The term "persistence of vision" describes the optical phenomenon that makes animation possible. The human eye retains an image for a split second after the source of the image disappears, so when 24 frames per second of an animated film zip through a projector, the flow of motion on the screen looks seamless.
The same phrase could also be applied to the mind-set of a young (or not quite so young!) person who has his or her heart set on becoming a Disney animator. For generations, the debut of each Disney animated feature film has ignited in the minds of thousands of individuals the desire to be a part of the marvel they see on the screen.
What does it take to be a Disney animator? What spectrums of talent and elements of training are needed to produce these wonder-working "actors with pencils" called animators? We recently put these questions to Frank Gladstone, Manager of Animation Training for Disney, who works out of the Disney-MGM Studios at Walt Disney World.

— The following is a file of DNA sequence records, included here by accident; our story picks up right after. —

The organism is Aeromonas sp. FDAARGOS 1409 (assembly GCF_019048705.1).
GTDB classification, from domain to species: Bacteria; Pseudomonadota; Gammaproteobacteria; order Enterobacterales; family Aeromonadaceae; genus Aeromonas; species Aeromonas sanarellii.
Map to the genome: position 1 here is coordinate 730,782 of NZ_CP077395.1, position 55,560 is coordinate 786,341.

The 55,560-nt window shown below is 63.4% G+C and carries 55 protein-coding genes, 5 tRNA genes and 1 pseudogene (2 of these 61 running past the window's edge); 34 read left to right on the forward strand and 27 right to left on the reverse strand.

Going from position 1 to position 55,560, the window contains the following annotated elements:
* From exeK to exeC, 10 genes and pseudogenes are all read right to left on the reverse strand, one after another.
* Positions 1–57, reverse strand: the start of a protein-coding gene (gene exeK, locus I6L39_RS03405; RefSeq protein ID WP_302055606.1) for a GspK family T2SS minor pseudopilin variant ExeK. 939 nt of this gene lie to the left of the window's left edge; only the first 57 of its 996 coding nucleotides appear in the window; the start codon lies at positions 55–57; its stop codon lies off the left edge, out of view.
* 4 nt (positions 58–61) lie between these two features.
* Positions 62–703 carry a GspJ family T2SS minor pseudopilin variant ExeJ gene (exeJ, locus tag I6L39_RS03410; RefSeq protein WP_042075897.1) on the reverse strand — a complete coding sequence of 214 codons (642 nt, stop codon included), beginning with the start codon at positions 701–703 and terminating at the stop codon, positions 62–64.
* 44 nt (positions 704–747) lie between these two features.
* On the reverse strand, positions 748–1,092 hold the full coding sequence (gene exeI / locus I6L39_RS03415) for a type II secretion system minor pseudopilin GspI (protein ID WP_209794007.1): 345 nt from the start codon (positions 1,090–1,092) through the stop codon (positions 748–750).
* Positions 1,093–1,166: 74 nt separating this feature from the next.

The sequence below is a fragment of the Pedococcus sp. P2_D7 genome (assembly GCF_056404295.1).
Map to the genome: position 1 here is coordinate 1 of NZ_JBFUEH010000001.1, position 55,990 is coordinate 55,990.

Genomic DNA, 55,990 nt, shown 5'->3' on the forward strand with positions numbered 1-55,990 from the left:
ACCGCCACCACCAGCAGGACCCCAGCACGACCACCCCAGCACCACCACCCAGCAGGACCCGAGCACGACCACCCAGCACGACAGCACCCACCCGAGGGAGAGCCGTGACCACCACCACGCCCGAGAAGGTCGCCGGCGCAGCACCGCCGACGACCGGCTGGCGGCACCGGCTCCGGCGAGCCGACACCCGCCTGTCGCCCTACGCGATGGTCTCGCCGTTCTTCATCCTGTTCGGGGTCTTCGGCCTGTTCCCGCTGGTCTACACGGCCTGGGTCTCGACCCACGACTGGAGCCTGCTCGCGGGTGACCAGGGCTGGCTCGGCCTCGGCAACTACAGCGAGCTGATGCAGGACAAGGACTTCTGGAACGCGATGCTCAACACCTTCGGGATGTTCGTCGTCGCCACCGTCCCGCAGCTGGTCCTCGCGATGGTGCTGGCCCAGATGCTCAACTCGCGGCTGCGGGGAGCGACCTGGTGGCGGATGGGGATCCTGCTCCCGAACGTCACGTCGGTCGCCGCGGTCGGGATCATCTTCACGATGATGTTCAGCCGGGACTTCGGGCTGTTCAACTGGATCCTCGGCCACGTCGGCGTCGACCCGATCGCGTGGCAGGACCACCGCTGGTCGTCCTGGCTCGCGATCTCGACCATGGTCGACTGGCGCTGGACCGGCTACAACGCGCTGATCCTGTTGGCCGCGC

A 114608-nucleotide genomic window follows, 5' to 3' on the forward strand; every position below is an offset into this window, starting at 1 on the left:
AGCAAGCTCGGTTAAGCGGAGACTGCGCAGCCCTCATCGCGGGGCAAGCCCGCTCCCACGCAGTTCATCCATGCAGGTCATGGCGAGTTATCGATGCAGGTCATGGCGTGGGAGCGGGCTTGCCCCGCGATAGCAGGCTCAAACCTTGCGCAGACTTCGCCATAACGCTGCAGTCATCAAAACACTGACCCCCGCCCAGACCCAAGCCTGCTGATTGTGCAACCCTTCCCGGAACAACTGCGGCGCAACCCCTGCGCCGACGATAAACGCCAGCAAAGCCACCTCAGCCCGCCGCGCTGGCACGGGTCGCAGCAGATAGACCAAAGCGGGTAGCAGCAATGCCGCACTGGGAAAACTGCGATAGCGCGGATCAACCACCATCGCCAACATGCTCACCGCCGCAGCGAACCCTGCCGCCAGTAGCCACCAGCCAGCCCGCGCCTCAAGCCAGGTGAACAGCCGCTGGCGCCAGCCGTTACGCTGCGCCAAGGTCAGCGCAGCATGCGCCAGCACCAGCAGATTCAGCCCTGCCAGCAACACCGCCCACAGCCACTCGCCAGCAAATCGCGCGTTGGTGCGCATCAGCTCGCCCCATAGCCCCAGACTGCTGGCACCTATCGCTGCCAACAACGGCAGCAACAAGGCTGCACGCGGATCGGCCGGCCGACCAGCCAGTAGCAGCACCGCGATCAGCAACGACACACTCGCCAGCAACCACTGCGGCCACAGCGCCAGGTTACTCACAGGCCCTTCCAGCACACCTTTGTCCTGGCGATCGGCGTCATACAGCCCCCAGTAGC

Gladstone begins by explaining that natural talent will come out at a young age. Every parent knows that a child with an artistic bent considers the family home a vast and inviting canvas. Such children "draw all the time... everywhere, on everything. They see Mommy and they try to draw Mommy. They see the dog and they try to draw the dog," Gladstone say
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